• Sleeping bag: Kelty Cosmic Down 20-degree (approx. 2.5 lb. This is a comfortable, warm bag, but there are way lighter bags out there. I’d ideally like to keep this one for car camping or overnights and get a lighter one, like an Enlightened Equipment quilt, for backpacking).
  • Therm-a-rest Z-Lite closed-cell sleeping pad (I’ve loved this thing since the day I bought it- it’s simple, you never run the risk of it getting a leak like inflatable pads, and it’s super light. Definitely not the most comfortable, though, but you get used to it).

BIG 3 WEIGHT TOTAL: approx. 8.3 lb (I aim to get that down to about 4.5 before my next trip).

Clothing (no idea how much any of these weigh)

    Clothing worn:

  • Patagonia Baggies Shorts (so comfortable, great pockets, dries so fast)
  • Synthetic Columbia shirt
  • Injinji toe socks (will never hike without them. Magical blister prevention).
  • Smartwool mid height PhD hiking socks
  • Trucker hat
  • Buff bandana (a favorite- you can use it for EVERYTHING – blocking the sun, blocking dust, turn it into a hat, wipe out your pot, wipe off your face… a magic garment.)
  • Watch
  • Random sports bra + pair ExOfficios
  • Suncloud Ricochet Polarized Sunglasses (I dare say that these saved my trip. The snow was glaring, unimaginably bright – so glad I bought good glasses at the last minute, at Timmy’s suggestion. The lenses are curved, meaning that much less light is likely to get in. Also, these were super cheap for higher quality “active” type shades – on Amazon they were something like $25)
  • Salomon X Ultra Mid Aero boots (These finally turned me off to boots in general and Salomon specifically. The shoes rubbed painfully on the insides of both of my big toes, and my right toe is still numb from it. Ibuprofen helped save the hike. I’m going to try the trail-runner approach from now on).
  • Outdoor Research mid-height gaiters – I liked that they kept rocks and snow out, and they were particularly useful for those miles-long snowfields. But they were a bit too heavy for my liking and I’d ideally like to switch them out for lighter ones.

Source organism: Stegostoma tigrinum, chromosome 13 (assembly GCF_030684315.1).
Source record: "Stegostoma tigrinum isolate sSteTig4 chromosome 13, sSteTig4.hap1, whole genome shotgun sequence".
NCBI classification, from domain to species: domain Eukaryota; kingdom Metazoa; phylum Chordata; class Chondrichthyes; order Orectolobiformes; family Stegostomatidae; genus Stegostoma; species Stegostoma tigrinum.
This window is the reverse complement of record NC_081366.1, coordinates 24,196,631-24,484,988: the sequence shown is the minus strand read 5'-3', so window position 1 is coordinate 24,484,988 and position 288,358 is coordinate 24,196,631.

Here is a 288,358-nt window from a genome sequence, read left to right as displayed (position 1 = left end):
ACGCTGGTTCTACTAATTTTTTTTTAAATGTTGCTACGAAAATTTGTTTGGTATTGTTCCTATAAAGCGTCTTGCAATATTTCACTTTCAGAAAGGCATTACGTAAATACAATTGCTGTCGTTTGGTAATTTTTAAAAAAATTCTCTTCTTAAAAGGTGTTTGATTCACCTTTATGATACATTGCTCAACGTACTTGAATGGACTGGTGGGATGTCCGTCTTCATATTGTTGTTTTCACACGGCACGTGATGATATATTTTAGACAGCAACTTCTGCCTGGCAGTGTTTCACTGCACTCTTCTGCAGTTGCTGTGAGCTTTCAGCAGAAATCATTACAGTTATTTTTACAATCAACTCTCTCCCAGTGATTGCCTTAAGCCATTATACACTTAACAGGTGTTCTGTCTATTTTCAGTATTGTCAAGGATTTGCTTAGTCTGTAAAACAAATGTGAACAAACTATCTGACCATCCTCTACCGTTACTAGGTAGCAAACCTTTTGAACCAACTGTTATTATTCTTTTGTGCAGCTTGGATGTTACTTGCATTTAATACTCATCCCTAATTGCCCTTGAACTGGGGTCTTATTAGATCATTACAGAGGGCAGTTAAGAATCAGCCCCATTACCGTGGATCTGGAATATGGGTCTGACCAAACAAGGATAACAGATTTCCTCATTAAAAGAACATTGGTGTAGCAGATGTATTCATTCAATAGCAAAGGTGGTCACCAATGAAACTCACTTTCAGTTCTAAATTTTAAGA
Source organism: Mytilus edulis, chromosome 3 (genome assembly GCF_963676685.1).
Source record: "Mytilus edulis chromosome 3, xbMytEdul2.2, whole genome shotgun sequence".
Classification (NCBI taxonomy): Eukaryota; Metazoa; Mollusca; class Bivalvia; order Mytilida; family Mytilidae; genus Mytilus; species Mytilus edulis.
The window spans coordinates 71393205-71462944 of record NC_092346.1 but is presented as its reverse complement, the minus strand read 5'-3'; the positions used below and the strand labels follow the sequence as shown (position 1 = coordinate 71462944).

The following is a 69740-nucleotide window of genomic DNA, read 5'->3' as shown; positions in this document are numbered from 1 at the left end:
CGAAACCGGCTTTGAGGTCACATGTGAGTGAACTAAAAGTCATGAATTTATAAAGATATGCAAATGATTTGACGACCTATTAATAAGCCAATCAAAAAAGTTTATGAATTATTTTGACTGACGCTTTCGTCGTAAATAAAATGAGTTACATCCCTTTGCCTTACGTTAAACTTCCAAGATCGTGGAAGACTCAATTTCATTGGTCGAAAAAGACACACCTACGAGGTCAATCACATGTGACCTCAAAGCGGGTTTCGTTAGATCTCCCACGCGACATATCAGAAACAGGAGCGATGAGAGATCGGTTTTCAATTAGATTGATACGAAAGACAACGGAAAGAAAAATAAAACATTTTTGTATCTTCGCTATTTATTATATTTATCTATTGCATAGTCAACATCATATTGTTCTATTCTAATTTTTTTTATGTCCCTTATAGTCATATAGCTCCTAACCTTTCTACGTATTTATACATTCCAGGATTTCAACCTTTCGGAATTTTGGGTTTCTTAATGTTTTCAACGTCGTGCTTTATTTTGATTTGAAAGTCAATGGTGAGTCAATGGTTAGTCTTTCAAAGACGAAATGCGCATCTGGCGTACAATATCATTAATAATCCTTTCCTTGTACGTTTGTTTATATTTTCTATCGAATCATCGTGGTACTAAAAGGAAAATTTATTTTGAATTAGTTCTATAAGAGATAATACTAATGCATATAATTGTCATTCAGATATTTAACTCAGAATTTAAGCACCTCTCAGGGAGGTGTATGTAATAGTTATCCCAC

Clothing carried:

  • Mammut Wenaha rain jacket (love it in real life, but way too heavy for the trail – will be switching to a lighter shell for hiking)
  • Patagonia Down Sweater Jacket (great piece of gear, but in the future I’d like to find one that’s a bit lighter, or perhaps switch to a vest).
  • Melanzana Microgrid Fleece Hoodie (possibly my favorite item; warm, lightweight and comfortable, could even pair with a lightweight down vest for a truly versatile cool-to-cold weather kit)
  • Marmot wind jacket (good piece of gear but was redundant with the rain jacket – in the future I’ll just bring a combination wind + rain shell)
  • Underarmour thermal tights (a favorite)
  • Waterproof neoprene socks for camp (the single worst idea I’ve ever had – I brought them to avoid having to have cold feet in wet shoes at camp, but separate camp shoes like flip flops or Crocs would have been infinitely better.)
  • Extra synthetic shirt (waste of weight – everything got smelly anyway. In the future I’ll just bring one shirt).
  • Extra pair Injinji liners
  • Extra pair Smartwool socks
  • Fleece gloves

Hydration/food/cooking

  • BearVault BV500 Bear Canister (required by law and a smidge inconvenient – approx. 2 lb of plastic)
  • Platypus GravityWorks 2L Water Filter (Surprisingly, I was not happy with this choice, even after a bunch of research. It was wonderful at camp, but irritating to use when I had to fill up along the trail. I will be switching to something simpler and lighter).